As its main lighting model, the crew used directional shadows, along with some of the UE3’s built-in lighting with point lights and so forth for indoor areas. The artists also relied on other lighting solutions that are less expensive. When it came to the environmental model and characters, they used a system of lighting curves that enabled them to truncate the lighting on occasion when they felt it was aesthetically appropriate—essentially reducing the amount of precision the shading had on an asset, to enhance the style.

“We could have basically used this same lighting model if we had continued with our realistic aesthetic. It is part of the graphic novel flavor, a touch of reality mixed in with a stylized approach,”
describes Cozzens.

The lighting techniques, coupled with real-time ambient occlusion, help set the objects and characters into the environments. The silhouette outline also provided a sense of foreground and background for the imagery. “It makes things pop,” says Cozzens.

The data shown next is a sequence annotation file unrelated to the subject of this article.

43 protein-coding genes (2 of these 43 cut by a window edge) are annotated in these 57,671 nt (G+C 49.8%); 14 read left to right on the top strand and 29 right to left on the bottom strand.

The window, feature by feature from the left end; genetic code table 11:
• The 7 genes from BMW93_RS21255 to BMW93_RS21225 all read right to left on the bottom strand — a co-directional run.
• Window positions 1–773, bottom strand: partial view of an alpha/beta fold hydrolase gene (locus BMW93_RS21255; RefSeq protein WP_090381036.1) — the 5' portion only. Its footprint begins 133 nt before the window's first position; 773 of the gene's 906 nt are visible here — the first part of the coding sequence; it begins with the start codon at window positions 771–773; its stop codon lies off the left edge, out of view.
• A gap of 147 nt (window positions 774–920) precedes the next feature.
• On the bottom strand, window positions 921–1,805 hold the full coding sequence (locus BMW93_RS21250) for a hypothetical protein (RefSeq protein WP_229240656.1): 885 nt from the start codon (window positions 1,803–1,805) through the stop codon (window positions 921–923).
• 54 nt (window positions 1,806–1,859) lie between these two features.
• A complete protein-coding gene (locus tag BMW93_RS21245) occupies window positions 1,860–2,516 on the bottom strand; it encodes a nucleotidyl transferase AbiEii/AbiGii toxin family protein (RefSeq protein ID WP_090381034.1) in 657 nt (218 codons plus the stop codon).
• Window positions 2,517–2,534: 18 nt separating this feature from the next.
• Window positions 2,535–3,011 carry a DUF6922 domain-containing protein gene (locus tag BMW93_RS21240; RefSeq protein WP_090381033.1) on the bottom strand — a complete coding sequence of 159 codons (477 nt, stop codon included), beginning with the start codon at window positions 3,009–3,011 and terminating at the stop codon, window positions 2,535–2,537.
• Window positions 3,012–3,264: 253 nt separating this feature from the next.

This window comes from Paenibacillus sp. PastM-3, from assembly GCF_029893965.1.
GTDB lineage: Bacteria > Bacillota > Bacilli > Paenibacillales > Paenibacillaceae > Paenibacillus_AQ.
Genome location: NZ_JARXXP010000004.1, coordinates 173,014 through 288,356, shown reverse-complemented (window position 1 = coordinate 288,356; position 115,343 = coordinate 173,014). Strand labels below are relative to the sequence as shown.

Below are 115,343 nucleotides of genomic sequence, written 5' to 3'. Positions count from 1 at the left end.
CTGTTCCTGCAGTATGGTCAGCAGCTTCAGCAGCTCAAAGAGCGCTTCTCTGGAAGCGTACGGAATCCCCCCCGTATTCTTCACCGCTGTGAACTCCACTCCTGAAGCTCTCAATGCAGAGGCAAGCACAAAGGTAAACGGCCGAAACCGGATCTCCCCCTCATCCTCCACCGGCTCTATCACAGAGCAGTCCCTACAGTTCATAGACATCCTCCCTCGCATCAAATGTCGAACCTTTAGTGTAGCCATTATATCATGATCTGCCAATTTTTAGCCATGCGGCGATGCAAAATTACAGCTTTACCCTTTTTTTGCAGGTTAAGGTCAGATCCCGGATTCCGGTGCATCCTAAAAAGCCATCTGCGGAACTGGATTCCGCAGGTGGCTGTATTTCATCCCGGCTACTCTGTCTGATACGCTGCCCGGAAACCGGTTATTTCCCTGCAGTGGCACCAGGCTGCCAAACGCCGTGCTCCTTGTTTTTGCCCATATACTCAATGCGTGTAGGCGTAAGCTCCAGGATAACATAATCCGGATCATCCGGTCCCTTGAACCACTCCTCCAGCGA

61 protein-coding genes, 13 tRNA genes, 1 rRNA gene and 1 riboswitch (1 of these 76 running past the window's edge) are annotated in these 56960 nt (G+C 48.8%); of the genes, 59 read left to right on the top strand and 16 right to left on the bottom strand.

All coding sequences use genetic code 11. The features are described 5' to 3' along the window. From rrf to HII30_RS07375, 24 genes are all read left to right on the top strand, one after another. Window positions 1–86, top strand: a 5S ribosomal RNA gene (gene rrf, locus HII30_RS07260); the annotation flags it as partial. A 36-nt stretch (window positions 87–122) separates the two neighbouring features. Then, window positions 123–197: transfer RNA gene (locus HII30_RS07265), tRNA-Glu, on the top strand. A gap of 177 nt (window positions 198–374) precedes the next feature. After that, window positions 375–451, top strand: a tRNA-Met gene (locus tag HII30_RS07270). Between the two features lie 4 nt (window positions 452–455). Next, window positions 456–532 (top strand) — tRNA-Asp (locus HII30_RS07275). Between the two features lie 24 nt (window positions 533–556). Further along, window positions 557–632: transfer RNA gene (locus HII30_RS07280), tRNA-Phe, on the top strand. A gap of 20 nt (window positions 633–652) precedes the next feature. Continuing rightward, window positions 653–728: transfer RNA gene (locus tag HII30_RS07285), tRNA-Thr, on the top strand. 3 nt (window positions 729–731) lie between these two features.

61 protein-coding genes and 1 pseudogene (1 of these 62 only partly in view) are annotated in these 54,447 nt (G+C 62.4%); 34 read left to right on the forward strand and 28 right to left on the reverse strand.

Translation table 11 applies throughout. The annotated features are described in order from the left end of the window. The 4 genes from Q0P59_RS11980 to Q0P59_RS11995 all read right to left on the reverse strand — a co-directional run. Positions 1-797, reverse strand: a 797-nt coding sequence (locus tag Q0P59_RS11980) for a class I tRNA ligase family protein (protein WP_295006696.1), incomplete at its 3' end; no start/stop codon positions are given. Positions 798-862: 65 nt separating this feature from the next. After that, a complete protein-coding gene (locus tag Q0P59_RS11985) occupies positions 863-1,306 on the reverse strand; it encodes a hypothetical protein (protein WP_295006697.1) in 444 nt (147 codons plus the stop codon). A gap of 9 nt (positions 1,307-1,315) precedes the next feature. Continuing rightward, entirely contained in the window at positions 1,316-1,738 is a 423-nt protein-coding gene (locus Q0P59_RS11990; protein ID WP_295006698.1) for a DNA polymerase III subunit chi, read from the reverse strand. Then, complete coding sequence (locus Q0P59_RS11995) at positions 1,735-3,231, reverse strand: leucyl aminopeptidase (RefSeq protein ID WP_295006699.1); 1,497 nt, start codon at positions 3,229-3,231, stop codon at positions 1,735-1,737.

Backward Glance

As is the case with almost any current- or next-generation game, memory proved to be one of the biggest technical hurdles. “I wish I could have put another gigabyte of RAM in everyone’s machine,” says Martel with a chuckle. “But then again, memory is the biggest disappointment I have in the next-gen technology. Whenever you see the original art, it is so much better than what you can put out there on the console as the finished product. You can only render so much before you hit your limit. There was a time early on when we had everything turned on, and, my goodness, it was sexy. It was beautiful. I wish we could have maintained that the whole way through.”